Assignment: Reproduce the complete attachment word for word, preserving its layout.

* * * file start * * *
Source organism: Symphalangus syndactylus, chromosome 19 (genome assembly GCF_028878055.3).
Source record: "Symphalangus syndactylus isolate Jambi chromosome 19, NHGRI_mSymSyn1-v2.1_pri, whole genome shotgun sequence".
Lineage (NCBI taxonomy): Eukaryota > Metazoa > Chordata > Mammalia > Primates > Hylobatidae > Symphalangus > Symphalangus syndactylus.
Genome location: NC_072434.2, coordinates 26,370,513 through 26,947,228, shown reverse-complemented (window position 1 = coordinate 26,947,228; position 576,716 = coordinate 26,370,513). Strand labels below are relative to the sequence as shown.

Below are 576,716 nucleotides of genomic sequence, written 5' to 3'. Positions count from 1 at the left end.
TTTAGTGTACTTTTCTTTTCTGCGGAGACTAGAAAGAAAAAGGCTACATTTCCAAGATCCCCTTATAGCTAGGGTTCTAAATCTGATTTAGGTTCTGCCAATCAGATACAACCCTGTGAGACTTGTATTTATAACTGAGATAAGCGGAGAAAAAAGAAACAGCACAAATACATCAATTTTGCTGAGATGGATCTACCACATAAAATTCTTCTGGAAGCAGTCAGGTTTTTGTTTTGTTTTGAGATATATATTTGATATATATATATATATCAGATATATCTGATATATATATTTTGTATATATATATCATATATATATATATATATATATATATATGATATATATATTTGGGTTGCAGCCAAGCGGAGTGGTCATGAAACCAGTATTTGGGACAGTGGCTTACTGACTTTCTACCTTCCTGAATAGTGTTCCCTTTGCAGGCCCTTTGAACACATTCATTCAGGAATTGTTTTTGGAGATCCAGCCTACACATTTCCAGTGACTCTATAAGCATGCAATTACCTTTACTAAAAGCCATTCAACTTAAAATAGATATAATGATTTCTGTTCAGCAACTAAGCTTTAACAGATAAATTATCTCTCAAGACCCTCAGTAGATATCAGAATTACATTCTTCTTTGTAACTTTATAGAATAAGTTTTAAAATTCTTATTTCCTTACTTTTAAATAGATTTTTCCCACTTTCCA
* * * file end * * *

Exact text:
Source organism: Symphalangus syndactylus, chromosome 19 (genome assembly GCF_028878055.3).
Source record: "Symphalangus syndactylus isolate Jambi chromosome 19, NHGRI_mSymSyn1-v2.1_pri, whole genome shotgun sequence".
Lineage (NCBI taxonomy): Eukaryota > Metazoa > Chordata > Mammalia > Primates > Hylobatidae > Symphalangus > Symphalangus syndactylus.
Genome location: NC_072434.2, coordinates 26,370,513 through 26,947,228, shown reverse-complemented (window position 1 = coordinate 26,947,228; position 576,716 = coordinate 26,370,513). Strand labels below are relative to the sequence as shown.

Below are 576,716 nucleotides of genomic sequence, written 5' to 3'. Positions count from 1 at the left end.
TTTAGTGTACTTTTCTTTTCTGCGGAGACTAGAAAGAAAAAGGCTACATTTCCAAGATCCCCTTATAGCTAGGGTTCTAAATCTGATTTAGGTTCTGCCAATCAGATACAACCCTGTGAGACTTGTATTTATAACTGAGATAAGCGGAGAAAAAAGAAACAGCACAAATACATCAATTTTGCTGAGATGGATCTACCACATAAAATTCTTCTGGAAGCAGTCAGGTTTTTGTTTTGTTTTGAGATATATATTTGATATATATATATATATCAGATATATCTGATATATATATTTTGTATATATATATCATATATATATATATATATATATATATATGATATATATATTTGGGTTGCAGCCAAGCGGAGTGGTCATGAAACCAGTATTTGGGACAGTGGCTTACTGACTTTCTACCTTCCTGAATAGTGTTCCCTTTGCAGGCCCTTTGAACACATTCATTCAGGAATTGTTTTTGGAGATCCAGCCTACACATTTCCAGTGACTCTATAAGCATGCAATTACCTTTACTAAAAGCCATTCAACTTAAAATAGATATAATGATTTCTGTTCAGCAACTAAGCTTTAACAGATAAATTATCTCTCAAGACCCTCAGTAGATATCAGAATTACATTCTTCTTTGTAACTTTATAGAATAAGTTTTAAAATTCTTATTTCCTTACTTTTAAATAGATTTTTCCCACTTTCCA